Customer data platforms (CDPs) are marketing technology tools that create persistent, unified customer profiles. They gather various first-party data from multiple systems and sources, all in a privacy-safe manner.
This data goes through several processes, including integrating, cleaning and organizing, matching, and identity resolution. This is all done in real-time for accurate and optimized customer profiles.
Unlike older tools that created silos of information, such as CRMs for sales data and DMPs for media planning and execution, CDPs provide unified access to marketing intelligence. With a single unique identifier linking all customer data across all systems and channels, marketers can see how individual customers use products, what kinds of services they receive, how frequently they engage with the company on social media, and other aspects of their relationship.
As a centralized hub, a CDP can collect customer data from all martech systems, including CRMs, email marketing tools, DMPs, and ad networks. This enables them to provide real-time analysis and create more personalized marketing campaigns to increase customer lifetime value and reduce churn.
CDPs also offer a variety of analytics, such as predictive scoring, that can help identify which customers are most likely to churn or purchase from a brand in the future. This data can then be shared with other martech tools for campaign activation.
A CDP streamlines integrating this data by providing out-of-the-box (or native) connectors for many martech tools, such as DMPs, CRMs, and email marketing platforms. This allows companies to save time, money, and resources on custom integrations that would otherwise be required. They can then focus on what matters most — creating and managing the best possible customer experiences that drive more revenue.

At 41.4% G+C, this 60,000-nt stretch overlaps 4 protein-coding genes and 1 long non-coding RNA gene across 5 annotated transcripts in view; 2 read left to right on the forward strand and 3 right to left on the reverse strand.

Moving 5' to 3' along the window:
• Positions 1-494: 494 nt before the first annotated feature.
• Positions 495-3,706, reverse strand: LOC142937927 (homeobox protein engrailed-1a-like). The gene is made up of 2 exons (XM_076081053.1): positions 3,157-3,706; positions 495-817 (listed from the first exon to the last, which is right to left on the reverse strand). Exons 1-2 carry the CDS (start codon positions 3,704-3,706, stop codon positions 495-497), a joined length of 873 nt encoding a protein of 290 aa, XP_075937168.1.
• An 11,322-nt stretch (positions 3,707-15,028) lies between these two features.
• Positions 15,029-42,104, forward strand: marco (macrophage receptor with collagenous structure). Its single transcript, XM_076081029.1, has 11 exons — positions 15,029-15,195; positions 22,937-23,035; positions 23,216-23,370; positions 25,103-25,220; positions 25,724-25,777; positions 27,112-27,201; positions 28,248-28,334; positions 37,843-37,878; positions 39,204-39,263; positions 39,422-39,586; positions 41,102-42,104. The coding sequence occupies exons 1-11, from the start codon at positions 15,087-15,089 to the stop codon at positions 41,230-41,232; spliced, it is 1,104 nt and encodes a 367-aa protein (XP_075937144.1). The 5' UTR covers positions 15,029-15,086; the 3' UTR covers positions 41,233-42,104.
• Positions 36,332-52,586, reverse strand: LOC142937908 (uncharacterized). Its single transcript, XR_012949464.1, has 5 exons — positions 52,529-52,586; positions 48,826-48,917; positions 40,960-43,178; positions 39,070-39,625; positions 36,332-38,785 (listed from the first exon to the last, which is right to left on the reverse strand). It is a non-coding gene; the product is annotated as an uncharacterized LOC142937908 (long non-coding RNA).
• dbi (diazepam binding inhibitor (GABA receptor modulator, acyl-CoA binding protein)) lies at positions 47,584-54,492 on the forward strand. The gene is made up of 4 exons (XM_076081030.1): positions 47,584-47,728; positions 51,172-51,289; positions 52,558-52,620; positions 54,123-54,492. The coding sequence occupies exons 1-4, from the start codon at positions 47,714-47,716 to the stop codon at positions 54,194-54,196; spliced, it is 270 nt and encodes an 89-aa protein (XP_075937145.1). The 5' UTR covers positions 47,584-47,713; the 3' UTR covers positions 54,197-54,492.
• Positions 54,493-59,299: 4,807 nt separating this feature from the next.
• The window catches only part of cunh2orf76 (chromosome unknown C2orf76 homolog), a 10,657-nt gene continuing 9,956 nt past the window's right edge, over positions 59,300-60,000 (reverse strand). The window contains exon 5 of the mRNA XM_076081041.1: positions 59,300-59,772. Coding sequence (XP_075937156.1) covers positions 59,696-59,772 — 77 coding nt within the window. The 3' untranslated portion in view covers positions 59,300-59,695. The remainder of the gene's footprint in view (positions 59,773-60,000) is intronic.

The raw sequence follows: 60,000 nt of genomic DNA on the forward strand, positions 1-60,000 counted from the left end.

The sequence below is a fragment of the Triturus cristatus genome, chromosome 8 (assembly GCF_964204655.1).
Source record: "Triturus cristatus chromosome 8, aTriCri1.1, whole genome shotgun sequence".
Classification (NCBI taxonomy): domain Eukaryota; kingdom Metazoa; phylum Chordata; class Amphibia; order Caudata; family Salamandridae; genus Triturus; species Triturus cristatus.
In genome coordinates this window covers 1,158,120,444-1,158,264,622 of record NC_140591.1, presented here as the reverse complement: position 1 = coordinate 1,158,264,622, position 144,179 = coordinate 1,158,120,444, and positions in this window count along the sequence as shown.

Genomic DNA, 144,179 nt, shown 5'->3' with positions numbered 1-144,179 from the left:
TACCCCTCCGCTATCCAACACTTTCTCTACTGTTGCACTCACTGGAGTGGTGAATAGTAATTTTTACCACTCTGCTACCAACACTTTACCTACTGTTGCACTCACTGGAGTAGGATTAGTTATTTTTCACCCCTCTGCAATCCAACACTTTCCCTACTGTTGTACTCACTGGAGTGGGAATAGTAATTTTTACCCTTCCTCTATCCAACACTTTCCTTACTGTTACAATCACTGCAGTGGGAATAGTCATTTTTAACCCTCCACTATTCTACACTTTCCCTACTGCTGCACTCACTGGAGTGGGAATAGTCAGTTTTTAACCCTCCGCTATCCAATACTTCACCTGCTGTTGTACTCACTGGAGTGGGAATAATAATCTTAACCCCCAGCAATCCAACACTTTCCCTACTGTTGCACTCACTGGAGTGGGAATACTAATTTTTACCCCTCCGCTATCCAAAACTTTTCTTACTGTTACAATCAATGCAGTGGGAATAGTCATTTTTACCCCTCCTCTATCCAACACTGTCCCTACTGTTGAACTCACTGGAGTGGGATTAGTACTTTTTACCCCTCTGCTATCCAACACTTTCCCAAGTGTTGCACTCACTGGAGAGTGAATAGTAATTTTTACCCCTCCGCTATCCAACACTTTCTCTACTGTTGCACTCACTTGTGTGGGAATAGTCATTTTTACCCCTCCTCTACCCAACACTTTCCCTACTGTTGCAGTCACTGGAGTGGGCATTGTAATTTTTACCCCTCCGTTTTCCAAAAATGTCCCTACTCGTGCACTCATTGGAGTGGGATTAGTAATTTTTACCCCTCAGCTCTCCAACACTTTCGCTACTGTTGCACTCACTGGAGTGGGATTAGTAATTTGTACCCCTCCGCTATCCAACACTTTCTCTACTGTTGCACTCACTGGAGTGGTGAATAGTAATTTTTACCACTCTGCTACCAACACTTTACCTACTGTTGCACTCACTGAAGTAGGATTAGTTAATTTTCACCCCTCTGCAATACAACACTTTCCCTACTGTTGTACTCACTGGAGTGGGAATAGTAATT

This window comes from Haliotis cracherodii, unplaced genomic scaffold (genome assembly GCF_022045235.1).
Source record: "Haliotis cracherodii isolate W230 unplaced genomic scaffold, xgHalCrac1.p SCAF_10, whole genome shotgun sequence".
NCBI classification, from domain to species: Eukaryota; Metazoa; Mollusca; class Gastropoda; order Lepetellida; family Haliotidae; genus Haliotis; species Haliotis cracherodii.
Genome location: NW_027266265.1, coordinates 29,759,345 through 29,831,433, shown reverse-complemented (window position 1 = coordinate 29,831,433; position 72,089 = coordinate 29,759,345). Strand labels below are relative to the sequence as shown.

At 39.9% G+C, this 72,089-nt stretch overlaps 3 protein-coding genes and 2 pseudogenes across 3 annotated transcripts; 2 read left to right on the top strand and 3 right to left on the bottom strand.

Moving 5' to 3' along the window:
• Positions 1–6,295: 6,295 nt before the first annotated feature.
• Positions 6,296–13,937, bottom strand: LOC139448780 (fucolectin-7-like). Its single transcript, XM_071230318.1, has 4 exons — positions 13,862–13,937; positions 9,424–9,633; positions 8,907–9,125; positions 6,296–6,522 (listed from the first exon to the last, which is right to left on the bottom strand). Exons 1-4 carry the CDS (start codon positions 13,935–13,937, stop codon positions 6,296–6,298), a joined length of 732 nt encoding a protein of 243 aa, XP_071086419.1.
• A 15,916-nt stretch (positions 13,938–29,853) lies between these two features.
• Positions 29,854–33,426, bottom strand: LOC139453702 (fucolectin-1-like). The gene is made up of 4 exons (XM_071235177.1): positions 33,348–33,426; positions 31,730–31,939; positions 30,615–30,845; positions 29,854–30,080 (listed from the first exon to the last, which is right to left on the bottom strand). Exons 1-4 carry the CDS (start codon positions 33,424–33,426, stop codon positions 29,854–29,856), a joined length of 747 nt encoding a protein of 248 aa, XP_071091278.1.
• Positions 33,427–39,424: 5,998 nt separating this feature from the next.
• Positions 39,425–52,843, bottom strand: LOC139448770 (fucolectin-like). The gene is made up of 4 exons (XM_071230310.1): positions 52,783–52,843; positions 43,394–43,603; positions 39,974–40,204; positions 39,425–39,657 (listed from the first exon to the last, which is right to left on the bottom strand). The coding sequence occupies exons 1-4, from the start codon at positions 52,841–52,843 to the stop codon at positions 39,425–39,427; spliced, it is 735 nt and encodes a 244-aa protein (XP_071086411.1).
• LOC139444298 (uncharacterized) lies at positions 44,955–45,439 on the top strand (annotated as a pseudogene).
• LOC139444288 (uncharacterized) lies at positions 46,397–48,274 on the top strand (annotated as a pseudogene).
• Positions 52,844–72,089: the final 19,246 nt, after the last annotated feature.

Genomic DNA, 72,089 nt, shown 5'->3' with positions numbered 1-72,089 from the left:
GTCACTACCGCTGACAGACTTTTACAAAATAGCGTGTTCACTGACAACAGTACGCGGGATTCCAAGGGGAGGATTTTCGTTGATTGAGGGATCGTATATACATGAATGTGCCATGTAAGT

During every interaction, customers leave behind bits of information – first-party data – that can be used to create personalized marketing. A CDP ingests, normalizes, and combines this data into unique, unified customer profiles. Other martech systems can access these profiles for data-driven processes such as segmentation, identity resolution, analytics, and website personalization.
This data-driven approach to personalized marketing can be compelling. Customers are often more willing to share their information with brands they trust if it means they get more relevant ads, offers, and content. This translates into higher customer retention, which ultimately can drive double-digit revenue growth.
Unlike data management platforms (DMPs), which are focused on 3rd party data and have limited integration capabilities, CDPs focus more on 1st-party data and provide robust integration with omnichannel marketing tools. They also support native execution features such as website personalization, which can save marketers hours by eliminating the need to upload and sync data manually.
Although customer data platform software is sometimes confused with CRM solutions, they are designed for marketing. The marketing department controls them, whereas CRM solutions are designed for sales and can only be accessed by those in that division. CDPs can use real-time data to enable marketing teams to respond to customers faster and more effectively.